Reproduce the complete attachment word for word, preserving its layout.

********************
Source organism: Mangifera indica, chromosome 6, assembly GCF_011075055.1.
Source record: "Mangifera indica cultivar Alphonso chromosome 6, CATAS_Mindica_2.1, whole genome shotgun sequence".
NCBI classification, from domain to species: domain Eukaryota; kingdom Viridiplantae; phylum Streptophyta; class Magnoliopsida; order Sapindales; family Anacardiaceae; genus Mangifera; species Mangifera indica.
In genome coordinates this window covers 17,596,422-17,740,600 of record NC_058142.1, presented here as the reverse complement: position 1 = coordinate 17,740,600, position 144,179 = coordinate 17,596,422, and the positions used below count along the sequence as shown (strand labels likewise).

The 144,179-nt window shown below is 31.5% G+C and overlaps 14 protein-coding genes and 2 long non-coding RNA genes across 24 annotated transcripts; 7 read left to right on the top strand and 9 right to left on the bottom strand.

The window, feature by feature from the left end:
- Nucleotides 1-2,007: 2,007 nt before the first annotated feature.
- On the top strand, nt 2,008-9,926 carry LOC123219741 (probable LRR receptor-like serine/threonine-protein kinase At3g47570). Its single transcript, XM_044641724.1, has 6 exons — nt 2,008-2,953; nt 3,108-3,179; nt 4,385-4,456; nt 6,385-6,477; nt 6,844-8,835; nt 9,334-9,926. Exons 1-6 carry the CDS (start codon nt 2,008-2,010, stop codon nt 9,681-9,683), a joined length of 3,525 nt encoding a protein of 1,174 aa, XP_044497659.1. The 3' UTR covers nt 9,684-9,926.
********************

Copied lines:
Source organism: Mangifera indica, chromosome 6, assembly GCF_011075055.1.
Source record: "Mangifera indica cultivar Alphonso chromosome 6, CATAS_Mindica_2.1, whole genome shotgun sequence".
NCBI classification, from domain to species: domain Eukaryota; kingdom Viridiplantae; phylum Streptophyta; class Magnoliopsida; order Sapindales; family Anacardiaceae; genus Mangifera; species Mangifera indica.
In genome coordinates this window covers 17,596,422-17,740,600 of record NC_058142.1, presented here as the reverse complement: position 1 = coordinate 17,740,600, position 144,179 = coordinate 17,596,422, and the positions used below count along the sequence as shown (strand labels likewise).

The 144,179-nt window shown below is 31.5% G+C and overlaps 14 protein-coding genes and 2 long non-coding RNA genes across 24 annotated transcripts; 7 read left to right on the top strand and 9 right to left on the bottom strand.

The window, feature by feature from the left end:
- Nucleotides 1-2,007: 2,007 nt before the first annotated feature.
- On the top strand, nt 2,008-9,926 carry LOC123219741 (probable LRR receptor-like serine/threonine-protein kinase At3g47570). Its single transcript, XM_044641724.1, has 6 exons — nt 2,008-2,953; nt 3,108-3,179; nt 4,385-4,456; nt 6,385-6,477; nt 6,844-8,835; nt 9,334-9,926. Exons 1-6 carry the CDS (start codon nt 2,008-2,010, stop codon nt 9,681-9,683), a joined length of 3,525 nt encoding a protein of 1,174 aa, XP_044497659.1. The 3' UTR covers nt 9,684-9,926.